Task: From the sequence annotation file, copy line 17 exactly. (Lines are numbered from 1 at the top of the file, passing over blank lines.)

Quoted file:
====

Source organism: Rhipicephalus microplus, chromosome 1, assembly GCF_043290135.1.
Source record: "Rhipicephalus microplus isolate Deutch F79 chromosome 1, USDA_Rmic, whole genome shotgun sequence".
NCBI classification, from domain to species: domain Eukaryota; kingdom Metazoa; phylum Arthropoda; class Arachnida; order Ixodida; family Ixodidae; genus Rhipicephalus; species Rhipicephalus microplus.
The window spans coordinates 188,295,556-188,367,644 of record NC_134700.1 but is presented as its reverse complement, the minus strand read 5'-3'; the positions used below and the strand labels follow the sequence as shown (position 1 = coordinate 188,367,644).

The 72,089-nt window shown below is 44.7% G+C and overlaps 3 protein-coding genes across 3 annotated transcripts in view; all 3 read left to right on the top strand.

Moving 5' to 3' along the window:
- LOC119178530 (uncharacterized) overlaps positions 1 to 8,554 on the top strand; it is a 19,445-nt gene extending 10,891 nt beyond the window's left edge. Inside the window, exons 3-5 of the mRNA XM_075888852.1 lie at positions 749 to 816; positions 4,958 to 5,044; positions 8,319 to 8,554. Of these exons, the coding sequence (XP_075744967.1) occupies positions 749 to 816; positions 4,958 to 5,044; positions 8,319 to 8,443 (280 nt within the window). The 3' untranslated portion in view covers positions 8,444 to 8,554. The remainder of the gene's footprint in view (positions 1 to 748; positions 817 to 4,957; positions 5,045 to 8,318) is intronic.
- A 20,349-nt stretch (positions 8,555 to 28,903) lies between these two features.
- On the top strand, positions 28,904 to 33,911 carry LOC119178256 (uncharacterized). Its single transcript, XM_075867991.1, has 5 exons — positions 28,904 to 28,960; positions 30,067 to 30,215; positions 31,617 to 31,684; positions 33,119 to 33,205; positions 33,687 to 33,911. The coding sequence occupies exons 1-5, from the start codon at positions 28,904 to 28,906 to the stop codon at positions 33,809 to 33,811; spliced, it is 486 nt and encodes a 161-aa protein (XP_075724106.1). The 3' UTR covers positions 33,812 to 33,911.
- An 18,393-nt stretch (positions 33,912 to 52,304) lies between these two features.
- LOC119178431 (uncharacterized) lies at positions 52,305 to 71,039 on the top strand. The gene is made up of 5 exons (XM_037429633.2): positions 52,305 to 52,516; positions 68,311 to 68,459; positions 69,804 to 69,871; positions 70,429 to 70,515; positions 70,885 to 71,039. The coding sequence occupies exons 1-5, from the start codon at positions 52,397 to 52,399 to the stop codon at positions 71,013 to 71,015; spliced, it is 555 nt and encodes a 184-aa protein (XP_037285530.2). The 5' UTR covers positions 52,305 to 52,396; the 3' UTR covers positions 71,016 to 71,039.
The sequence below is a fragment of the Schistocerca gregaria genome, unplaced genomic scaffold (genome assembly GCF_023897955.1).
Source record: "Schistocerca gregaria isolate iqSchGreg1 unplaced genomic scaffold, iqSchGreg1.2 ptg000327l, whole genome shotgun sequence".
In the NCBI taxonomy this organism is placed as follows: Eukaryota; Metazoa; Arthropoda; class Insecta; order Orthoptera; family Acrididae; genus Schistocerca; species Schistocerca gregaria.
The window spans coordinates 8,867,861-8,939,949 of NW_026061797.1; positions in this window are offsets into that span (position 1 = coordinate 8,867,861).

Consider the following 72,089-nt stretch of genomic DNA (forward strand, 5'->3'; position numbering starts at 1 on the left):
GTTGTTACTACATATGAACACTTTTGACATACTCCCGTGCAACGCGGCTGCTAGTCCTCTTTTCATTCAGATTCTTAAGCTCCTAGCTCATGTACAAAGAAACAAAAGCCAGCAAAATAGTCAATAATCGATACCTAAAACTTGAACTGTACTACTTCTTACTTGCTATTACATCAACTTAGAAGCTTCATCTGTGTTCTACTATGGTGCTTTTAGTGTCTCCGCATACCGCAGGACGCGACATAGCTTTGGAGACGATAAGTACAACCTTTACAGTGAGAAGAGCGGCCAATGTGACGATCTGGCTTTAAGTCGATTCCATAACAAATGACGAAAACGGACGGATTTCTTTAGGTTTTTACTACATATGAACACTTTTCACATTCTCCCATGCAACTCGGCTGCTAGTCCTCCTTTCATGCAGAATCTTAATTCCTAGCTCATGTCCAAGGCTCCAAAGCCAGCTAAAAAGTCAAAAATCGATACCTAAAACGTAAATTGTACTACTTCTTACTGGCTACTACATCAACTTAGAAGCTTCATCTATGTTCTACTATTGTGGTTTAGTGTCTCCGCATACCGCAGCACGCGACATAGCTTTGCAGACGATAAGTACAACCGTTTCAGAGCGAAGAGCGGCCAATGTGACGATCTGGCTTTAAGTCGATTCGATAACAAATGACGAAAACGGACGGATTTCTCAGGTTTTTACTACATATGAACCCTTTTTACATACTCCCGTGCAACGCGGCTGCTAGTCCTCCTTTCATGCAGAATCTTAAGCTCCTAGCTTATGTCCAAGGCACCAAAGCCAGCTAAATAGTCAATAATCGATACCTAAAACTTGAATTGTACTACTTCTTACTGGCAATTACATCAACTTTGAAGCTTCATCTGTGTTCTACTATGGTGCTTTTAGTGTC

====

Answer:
GTTGTTACTACATATGAACACTTTTGACATACTCCCGTGCAACGCGGCTGCTAGTCCTCTTTTCATTCAGATTCTTAAGCTCCTAGCTCATGTACAAAGAAACAAAAGCCAGCAAAATAGTCAATAATCGATACCTAAAACTTGAACTGTACTACTTCTTACTTGCTATTACATCAACTTAGAAGCTTCATCTGTGTTCTACTATGGTGCTTTTAGTGTCTCCGCATACCGCAGGACGCGACATAGCTTTGGAGACGATAAGTACAACCTTTACAGTGAGAAGAGCGGCCAATGTGACGATCTGGCTTTAAGTCGATTCCATAACAAATGACGAAAACGGACGGATTTCTTTAGGTTTTTACTACATATGAACACTTTTCACATTCTCCCATGCAACTCGGCTGCTAGTCCTCCTTTCATGCAGAATCTTAATTCCTAGCTCATGTCCAAGGCTCCAAAGCCAGCTAAAAAGTCAAAAATCGATACCTAAAACGTAAATTGTACTACTTCTTACTGGCTACTACATCAACTTAGAAGCTTCATCTATGTTCTACTATTGTGGTTTAGTGTCTCCGCATACCGCAGCACGCGACATAGCTTTGCAGACGATAAGTACAACCGTTTCAGAGCGAAGAGCGGCCAATGTGACGATCTGGCTTTAAGTCGATTCGATAACAAATGACGAAAACGGACGGATTTCTCAGGTTTTTACTACATATGAACCCTTTTTACATACTCCCGTGCAACGCGGCTGCTAGTCCTCCTTTCATGCAGAATCTTAAGCTCCTAGCTTATGTCCAAGGCACCAAAGCCAGCTAAATAGTCAATAATCGATACCTAAAACTTGAATTGTACTACTTCTTACTGGCAATTACATCAACTTTGAAGCTTCATCTGTGTTCTACTATGGTGCTTTTAGTGTC